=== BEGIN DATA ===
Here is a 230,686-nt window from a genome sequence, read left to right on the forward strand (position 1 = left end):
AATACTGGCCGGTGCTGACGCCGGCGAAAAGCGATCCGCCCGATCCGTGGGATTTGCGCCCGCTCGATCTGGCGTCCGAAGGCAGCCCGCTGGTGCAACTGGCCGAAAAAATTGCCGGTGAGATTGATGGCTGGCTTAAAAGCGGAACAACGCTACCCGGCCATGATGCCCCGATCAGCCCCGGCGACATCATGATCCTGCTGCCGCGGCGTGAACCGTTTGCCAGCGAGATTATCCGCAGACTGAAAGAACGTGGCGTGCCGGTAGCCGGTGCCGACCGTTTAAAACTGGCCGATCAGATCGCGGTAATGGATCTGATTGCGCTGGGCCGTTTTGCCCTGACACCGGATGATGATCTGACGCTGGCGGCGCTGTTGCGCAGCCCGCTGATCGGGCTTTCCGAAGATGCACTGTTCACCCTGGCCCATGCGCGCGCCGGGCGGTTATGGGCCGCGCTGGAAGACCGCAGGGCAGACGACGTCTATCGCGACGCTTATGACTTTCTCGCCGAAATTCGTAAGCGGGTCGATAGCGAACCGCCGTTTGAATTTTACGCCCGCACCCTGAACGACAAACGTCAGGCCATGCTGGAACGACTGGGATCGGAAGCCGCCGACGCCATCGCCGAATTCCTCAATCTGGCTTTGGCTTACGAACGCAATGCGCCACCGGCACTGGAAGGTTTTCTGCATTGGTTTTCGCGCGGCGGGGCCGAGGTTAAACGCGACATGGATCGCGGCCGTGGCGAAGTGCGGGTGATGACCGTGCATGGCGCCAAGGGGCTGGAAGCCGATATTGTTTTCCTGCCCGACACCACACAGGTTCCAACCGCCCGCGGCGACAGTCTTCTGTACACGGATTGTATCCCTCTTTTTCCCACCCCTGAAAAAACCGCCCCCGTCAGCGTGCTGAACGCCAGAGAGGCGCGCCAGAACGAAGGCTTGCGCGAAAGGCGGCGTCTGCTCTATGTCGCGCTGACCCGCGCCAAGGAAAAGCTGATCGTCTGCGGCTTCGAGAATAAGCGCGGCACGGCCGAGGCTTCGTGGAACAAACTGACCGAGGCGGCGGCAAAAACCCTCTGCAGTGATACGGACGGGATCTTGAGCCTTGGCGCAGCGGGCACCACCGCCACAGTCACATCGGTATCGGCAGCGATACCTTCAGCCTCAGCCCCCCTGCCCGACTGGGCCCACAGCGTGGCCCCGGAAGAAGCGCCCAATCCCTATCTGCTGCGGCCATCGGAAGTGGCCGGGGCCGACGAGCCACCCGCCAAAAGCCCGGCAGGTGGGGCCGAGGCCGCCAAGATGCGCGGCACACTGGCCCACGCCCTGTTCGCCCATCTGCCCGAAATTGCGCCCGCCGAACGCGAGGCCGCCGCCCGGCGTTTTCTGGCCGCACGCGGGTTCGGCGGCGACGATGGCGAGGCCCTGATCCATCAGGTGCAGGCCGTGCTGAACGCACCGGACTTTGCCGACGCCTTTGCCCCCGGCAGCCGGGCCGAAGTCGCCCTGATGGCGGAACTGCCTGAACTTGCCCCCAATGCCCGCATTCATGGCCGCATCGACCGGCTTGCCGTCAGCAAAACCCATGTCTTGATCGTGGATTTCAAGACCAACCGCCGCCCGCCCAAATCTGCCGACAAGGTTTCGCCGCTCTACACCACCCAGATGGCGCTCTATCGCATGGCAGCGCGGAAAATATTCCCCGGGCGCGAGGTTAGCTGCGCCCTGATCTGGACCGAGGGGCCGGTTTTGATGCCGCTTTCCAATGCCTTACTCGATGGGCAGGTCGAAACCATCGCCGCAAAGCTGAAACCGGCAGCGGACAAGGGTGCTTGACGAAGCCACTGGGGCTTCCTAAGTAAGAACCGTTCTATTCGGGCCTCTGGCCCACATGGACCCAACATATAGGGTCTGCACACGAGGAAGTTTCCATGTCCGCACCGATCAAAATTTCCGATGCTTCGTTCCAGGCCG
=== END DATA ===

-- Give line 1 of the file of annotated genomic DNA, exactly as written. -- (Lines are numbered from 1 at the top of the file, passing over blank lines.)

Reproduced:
Here is a 230,686-nt window from a genome sequence, read left to right on the forward strand (position 1 = left end):